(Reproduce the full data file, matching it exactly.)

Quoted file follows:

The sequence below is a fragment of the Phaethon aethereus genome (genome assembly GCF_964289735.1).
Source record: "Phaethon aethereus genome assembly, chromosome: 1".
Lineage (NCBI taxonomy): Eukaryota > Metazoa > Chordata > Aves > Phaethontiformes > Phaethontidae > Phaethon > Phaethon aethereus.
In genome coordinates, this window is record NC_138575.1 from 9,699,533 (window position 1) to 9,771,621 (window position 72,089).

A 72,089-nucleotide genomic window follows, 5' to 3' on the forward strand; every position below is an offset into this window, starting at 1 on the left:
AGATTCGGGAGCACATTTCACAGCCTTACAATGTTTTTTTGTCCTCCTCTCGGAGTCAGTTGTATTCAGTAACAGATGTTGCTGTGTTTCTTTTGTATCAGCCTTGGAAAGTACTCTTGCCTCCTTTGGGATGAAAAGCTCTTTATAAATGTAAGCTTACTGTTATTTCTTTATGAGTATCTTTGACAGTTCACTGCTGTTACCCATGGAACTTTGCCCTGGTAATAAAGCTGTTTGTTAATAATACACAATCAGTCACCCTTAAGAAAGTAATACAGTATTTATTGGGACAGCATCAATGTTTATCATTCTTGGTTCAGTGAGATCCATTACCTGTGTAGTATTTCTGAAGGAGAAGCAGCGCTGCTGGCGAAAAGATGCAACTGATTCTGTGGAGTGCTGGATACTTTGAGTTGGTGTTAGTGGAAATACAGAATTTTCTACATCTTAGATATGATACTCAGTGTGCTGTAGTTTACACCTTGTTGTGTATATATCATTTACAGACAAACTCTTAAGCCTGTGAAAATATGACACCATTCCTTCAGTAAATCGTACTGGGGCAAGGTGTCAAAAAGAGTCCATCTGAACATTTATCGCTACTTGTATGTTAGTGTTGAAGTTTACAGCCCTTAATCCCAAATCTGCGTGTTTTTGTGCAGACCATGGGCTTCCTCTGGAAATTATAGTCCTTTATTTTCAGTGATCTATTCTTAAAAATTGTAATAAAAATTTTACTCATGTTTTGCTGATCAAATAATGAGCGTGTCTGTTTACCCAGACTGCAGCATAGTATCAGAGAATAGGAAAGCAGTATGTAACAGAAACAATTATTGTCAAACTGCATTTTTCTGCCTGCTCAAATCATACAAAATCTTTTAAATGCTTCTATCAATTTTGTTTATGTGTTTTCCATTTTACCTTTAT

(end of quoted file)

The sequence below is a fragment of the Phaethon aethereus genome (genome assembly GCF_964289735.1).
Source record: "Phaethon aethereus genome assembly, chromosome: 1".
Lineage (NCBI taxonomy): Eukaryota > Metazoa > Chordata > Aves > Phaethontiformes > Phaethontidae > Phaethon > Phaethon aethereus.
In genome coordinates, this window is record NC_138575.1 from 9,699,533 (window position 1) to 9,771,621 (window position 72,089).

A 72,089-nucleotide genomic window follows, 5' to 3' on the forward strand; every position below is an offset into this window, starting at 1 on the left:
AGATTCGGGAGCACATTTCACAGCCTTACAATGTTTTTTTGTCCTCCTCTCGGAGTCAGTTGTATTCAGTAACAGATGTTGCTGTGTTTCTTTTGTATCAGCCTTGGAAAGTACTCTTGCCTCCTTTGGGATGAAAAGCTCTTTATAAATGTAAGCTTACTGTTATTTCTTTATGAGTATCTTTGACAGTTCACTGCTGTTACCCATGGAACTTTGCCCTGGTAATAAAGCTGTTTGTTAATAATACACAATCAGTCACCCTTAAGAAAGTAATACAGTATTTATTGGGACAGCATCAATGTTTATCATTCTTGGTTCAGTGAGATCCATTACCTGTGTAGTATTTCTGAAGGAGAAGCAGCGCTGCTGGCGAAAAGATGCAACTGATTCTGTGGAGTGCTGGATACTTTGAGTTGGTGTTAGTGGAAATACAGAATTTTCTACATCTTAGATATGATACTCAGTGTGCTGTAGTTTACACCTTGTTGTGTATATATCATTTACAGACAAACTCTTAAGCCTGTGAAAATATGACACCATTCCTTCAGTAAATCGTACTGGGGCAAGGTGTCAAAAAGAGTCCATCTGAACATTTATCGCTACTTGTATGTTAGTGTTGAAGTTTACAGCCCTTAATCCCAAATCTGCGTGTTTTTGTGCAGACCATGGGCTTCCTCTGGAAATTATAGTCCTTTATTTTCAGTGATCTATTCTTAAAAATTGTAATAAAAATTTTACTCATGTTTTGCTGATCAAATAATGAGCGTGTCTGTTTACCCAGACTGCAGCATAGTATCAGAGAATAGGAAAGCAGTATGTAACAGAAACAATTATTGTCAAACTGCATTTTTCTGCCTGCTCAAATCATACAAAATCTTTTAAATGCTTCTATCAATTTTGTTTATGTGTTTTCCATTTTACCTTTAT